Estimate: 25000 CHF
Price realized: 22000 CHF
Valerian I, 253-260. Binio (Gold, 21 mm, 5.42 g, 7 h), Antiochia, 255-256. IMP C P LIC VALERIANVS AVG Radiate and cuirassed bust of Valerian I to right. Rev. MINERVA VICTRIX Minerva standing front, head to left, holding Victory in her right hand and inverted spear with her left; at feet to left, shield; behind her, trophy of arms. Calicó -. Cohen -. MIR -. RIC -. Unpublished and of the highest rarity. The best of only two known examples, the other in CNG 106 (2017), 799 (same obverse die, but holed). Sharply struck on a full flan and of great historical importance. Extremely fine.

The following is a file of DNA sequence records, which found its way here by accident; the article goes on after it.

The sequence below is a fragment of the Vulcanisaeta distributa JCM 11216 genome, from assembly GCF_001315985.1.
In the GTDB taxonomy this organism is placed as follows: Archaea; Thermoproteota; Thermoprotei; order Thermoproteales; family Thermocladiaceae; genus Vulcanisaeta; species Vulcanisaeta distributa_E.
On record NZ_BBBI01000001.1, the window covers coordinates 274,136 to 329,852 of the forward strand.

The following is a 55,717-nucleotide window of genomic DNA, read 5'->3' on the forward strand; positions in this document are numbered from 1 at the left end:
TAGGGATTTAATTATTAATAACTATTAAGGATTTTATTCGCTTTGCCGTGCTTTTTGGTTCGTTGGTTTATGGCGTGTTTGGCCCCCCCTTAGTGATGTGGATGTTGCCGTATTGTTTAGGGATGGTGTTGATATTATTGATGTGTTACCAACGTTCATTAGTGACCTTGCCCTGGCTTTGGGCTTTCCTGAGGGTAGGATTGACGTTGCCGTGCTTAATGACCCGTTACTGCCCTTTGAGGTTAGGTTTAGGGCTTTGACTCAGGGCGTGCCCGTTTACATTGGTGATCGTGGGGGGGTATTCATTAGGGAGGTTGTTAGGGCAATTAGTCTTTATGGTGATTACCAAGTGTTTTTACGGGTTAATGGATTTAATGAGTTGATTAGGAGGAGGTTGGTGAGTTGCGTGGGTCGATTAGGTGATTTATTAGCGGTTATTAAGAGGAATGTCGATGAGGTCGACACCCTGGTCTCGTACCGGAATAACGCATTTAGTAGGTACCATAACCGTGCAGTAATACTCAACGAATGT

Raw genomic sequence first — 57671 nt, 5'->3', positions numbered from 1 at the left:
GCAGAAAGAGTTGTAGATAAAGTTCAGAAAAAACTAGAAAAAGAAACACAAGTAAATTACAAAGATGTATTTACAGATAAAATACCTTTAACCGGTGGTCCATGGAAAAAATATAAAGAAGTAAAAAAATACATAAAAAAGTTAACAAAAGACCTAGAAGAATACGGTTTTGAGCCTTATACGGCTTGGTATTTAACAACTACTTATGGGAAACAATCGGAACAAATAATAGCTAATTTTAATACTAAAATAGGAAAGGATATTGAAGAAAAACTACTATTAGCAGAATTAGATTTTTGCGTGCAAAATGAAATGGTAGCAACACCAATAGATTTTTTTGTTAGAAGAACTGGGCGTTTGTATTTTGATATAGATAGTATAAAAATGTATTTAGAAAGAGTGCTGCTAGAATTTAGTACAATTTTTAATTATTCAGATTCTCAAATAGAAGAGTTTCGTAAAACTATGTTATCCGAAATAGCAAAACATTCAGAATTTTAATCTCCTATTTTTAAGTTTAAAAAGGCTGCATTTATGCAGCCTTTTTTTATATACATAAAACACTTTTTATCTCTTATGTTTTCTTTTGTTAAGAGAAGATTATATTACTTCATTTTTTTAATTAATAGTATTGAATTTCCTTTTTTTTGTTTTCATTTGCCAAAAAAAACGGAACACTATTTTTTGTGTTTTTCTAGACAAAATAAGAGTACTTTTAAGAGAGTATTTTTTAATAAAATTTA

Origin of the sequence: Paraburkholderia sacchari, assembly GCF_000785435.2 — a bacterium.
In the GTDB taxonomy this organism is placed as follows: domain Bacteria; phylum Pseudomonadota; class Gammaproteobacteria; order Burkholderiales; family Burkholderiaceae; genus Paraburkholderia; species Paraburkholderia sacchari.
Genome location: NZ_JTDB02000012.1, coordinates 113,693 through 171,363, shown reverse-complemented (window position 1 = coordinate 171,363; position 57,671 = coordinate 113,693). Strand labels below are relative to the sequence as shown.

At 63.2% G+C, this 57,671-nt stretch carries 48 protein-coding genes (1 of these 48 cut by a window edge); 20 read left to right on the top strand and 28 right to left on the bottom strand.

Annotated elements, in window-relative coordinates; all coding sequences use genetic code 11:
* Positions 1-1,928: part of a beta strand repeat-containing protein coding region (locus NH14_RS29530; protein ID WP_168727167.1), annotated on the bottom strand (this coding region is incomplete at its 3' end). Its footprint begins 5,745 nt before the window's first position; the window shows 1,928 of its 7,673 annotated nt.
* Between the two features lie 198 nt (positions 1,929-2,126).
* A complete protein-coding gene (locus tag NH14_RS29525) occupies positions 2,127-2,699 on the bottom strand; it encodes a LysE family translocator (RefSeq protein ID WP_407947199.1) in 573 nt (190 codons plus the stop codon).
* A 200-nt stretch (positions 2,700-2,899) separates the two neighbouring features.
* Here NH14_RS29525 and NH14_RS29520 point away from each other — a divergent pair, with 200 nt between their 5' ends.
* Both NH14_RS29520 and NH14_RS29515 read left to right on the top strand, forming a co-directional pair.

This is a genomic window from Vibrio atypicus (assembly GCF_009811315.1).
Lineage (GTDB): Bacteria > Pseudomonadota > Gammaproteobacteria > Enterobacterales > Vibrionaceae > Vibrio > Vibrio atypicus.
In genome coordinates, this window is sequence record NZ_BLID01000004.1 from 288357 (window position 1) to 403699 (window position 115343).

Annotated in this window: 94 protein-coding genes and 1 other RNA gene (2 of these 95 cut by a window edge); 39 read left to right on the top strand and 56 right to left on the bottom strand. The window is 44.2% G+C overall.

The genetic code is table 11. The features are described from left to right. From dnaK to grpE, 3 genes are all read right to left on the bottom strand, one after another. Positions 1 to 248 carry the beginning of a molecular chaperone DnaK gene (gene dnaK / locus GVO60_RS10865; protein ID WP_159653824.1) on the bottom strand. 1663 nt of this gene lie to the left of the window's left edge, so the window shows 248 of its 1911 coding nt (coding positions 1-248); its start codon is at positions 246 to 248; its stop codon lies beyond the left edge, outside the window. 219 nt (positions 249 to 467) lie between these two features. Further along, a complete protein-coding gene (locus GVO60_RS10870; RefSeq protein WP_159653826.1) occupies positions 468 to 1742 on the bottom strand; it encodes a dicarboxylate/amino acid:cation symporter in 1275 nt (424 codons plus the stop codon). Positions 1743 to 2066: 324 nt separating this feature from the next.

When Valerian I ascended to the throne in 253, he took over an empire in peril. Paralized by a number of civil wars, the Roman Army had been unable to stop numerous foreign aggressions: Gaul, Italy and Pannonia were threatened by constant barbarian invasions, Gothic raiders were plundering the Balkans and Asia Minor, and the Sasanians under Shapur I had forced their way into the eastern provinces and sacked the Syrian capital of Antioch. Faced with these multiple crises, the new emperor sent his son Gallienus north to take care of the Rhine and upper Danube frontiers, while he himself moved east to fight the Goths and Sasanians. After the disposal of the usurper Uranius Antoninus in 254, the main Roman operating base was moved to Samosata in 255. This heavily fortified legionary camp was located close to the eastern frontier and at the terminus of several military roads, its strategic position allowed quick troop movements in all directions to face the changing threats from different sides. A new mint was set up at the base, striking both gold coins and antoniniani to cover the expenses of the army. The first issue of Samosata included an extremely rare series of double-aurei or binios (MIR 1672-5), likely struck as a donativum to important officers and all known in very few or even unique examples only. Our example and that of CNG are of a new, previously unrecorded reverse type: it was copied from Aurei and Denarii of Caracalla and shows the victorious Minerva standing in front of a trophy, an appropriate motive for an army preparing for another war. Unfortunately for the Romans, Valerian campaigned with little success against the Sasanians. An early victory in 257 (?) was followed by a catastrophic defeat near Edessa in 260. The emperor was captured by Shapur I, together with thousands of his troops, leaving behind an empire yet to face its biggest crises: the troubled sole reign of Gallienus and the secession of its eastern and northwestern provinces through the revolts of the generals Macrian and Postumus.